A lot of the lyricism is really profound. It’s sexually active, very much so, but also romantic. It’s hard to be sexual and romantic, but during that era, Madonna was giving you very much both. But now, it’s either the song is romantic or you’re talking about getting pounded. As far as production, I like the use of sampling on that record and the use of mode mixture in which you would have these winding tracks with a really ‘90s hip-hop beat paired with her just speaking over it. But then you’ve also got her singing and these kind of winding vocal melodies. The whole thing feels like a soundscape. Now, there’s also bangers, you know what I mean? Like that’s what’s great about it: It goes from thing to thing to create a complete soundscape. There’s a track for everybody on that record. I’m a huge Madonna fan in the first place. I just think she’s fab. She’s just a great example. She’s somebody who just basically evoked the exact feeling that a young queer person would feel at a club. That is just very much so what she’s giving in that era, which feels really poignant to me.

People don’t give Madonna enough credit as a producer. It was her idea supposedly to add the flamenco guitar riff towards the end of “Deeper and Deeper.”

“Deeper and Deeper” is one of my favorite songs ever. Just so, so brilliant. The first song that’s coming out on my project has this similar nylon-string guitar moment. Dance music works when there’s an element that’s not supposed to be there. Of course, there’s going to be synths. Of course, there’s going to be bass. Of course, there’s going to be slapping drums. But then you add something that isn’t supposed to be there, that’s completely genre bending, that is reappropriated into the music. That’s when you get that line that people are like, what is that? I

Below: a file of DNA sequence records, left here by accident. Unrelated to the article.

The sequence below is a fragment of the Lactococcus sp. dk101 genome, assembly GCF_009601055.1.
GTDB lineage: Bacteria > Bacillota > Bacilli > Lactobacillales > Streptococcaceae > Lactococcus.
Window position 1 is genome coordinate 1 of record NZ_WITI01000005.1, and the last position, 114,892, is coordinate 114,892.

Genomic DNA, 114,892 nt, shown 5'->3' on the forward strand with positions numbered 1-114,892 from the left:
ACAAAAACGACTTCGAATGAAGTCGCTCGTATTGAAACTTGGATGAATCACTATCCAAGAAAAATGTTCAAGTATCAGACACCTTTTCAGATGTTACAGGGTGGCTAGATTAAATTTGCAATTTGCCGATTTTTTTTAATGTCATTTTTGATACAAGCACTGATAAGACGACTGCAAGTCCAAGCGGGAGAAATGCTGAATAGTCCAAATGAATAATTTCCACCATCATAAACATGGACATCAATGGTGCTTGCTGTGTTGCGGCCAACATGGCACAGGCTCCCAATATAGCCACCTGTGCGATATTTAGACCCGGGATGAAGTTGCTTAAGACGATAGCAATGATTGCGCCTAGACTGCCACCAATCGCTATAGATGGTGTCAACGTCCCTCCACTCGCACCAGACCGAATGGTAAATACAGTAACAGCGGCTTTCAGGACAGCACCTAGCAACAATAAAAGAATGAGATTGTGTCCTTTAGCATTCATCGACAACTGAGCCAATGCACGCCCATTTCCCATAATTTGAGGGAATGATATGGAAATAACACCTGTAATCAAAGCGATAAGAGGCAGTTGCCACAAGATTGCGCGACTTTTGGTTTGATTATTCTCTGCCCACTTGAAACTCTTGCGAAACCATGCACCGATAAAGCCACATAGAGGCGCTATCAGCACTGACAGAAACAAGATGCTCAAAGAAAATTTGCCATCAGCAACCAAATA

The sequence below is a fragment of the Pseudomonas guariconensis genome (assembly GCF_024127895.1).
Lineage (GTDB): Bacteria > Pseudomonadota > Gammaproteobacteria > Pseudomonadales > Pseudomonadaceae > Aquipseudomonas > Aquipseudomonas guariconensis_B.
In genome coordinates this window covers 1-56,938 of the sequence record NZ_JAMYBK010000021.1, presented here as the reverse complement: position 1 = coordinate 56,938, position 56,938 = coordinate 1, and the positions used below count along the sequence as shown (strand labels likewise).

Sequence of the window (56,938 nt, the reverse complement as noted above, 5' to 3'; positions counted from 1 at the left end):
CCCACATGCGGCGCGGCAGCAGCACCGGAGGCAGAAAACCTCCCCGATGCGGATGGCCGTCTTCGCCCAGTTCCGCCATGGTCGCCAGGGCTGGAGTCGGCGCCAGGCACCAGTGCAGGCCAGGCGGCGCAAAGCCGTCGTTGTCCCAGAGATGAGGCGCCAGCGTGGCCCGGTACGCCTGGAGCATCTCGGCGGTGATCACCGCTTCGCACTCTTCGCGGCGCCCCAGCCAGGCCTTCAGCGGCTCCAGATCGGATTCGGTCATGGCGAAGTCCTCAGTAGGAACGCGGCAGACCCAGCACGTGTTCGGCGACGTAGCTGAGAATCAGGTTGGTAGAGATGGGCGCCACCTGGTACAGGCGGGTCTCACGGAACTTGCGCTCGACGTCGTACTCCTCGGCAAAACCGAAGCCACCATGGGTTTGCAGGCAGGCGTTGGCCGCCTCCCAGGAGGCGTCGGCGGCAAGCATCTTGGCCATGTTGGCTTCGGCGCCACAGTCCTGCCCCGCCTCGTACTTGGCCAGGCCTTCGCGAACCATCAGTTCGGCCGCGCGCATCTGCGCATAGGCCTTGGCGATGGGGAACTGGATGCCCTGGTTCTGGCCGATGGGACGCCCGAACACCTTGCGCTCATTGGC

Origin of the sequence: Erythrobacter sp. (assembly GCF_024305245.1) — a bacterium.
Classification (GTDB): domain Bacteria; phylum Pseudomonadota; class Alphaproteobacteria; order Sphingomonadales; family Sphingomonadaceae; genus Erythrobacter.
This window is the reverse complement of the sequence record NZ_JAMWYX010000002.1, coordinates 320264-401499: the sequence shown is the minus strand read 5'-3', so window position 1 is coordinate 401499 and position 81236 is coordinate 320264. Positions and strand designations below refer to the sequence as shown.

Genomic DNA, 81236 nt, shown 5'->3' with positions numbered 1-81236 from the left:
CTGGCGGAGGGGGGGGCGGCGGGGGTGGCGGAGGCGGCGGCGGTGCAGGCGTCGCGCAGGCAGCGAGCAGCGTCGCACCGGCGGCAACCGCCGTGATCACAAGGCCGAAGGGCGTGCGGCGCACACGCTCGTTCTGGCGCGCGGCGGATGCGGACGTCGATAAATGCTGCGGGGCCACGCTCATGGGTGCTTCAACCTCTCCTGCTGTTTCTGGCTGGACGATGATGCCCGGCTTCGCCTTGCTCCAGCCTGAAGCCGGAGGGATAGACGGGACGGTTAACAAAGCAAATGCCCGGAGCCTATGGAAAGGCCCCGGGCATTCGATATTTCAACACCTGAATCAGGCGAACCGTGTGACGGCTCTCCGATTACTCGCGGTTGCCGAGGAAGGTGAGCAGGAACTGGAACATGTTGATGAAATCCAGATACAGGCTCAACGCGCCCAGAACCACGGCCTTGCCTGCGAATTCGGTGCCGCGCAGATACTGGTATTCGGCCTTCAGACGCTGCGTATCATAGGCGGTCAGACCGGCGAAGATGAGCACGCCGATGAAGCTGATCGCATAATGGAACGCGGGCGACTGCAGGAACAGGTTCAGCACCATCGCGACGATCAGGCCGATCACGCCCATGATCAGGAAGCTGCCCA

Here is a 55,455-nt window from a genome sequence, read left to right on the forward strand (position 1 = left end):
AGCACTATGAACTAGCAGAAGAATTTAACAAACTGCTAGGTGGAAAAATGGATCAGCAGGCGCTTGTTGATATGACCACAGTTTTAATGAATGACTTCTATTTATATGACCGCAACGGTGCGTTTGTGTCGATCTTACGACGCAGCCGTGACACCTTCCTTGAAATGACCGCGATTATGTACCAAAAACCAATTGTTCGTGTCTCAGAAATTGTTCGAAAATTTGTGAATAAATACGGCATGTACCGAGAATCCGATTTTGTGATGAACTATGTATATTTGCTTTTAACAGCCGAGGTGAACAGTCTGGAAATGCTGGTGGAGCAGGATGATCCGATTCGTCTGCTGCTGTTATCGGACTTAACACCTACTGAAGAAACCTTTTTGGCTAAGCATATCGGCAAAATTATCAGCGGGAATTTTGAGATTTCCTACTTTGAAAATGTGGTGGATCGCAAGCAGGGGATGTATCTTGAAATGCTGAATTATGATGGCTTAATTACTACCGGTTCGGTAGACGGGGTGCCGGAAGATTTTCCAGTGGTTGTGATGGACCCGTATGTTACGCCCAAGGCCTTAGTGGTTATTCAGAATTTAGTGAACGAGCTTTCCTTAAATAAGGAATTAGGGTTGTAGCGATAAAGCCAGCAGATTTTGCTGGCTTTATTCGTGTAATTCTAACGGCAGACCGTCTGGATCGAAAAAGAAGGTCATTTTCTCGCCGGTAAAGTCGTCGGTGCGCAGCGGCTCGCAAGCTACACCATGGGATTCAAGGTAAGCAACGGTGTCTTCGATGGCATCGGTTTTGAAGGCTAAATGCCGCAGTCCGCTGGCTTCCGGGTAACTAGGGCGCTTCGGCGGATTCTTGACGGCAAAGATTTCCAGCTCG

want to know what that that is? I want to listen to that party.

Why do you think the industry often ignores the production side of female artistry?

First of all, historically, women have not only not been given the opportunity to produce, but also not given the opportunity to learn production. Production starts with the vocabulary and comfort with technology. The terms that come with it allows you to be able to vocalize what you want. It’s like a hidden language that was mostly taught to men. Women are expected to sit there and write their lyrics and sing. People might say, ‘Oh, she’s a great singer.’ But how often do you hear someone say, ‘Oh, my God, I love what she did on the production there.’ A reality of the industry is that it has become normal for women to just be like, ‘Okay, I’m coming in now to sing.’ And then also at the same time, where does that stem from? It stems from a culture not supporting women to take control of their music. It’s important that men understand this issue, too. That’s what I love about Mark [Ronson] though. In moments when he is asked some version of the same question, you know, “How is producing this record for her?” Mark is always like, “I didn’t fucking produce that. She did.”

TIFFANY & CO. necklace.

Vintage leopard jacket; RE/DONE tank; HORSE & HEAD pants; TIFFANY & CO. necklace.

CASTROL jacket; QT VINTAGE shorts;
TIFFANY & CO. necklace; King Princess’ own bracelet and ring.

“What makes you dance is a pretty bipartisan issue...there's a feeling of unity in a setting where everyone is dancing.”

Vintage VERSACE coat;
Vintage top; LA ROXX red panty;
TIFFANY & CO. necklace.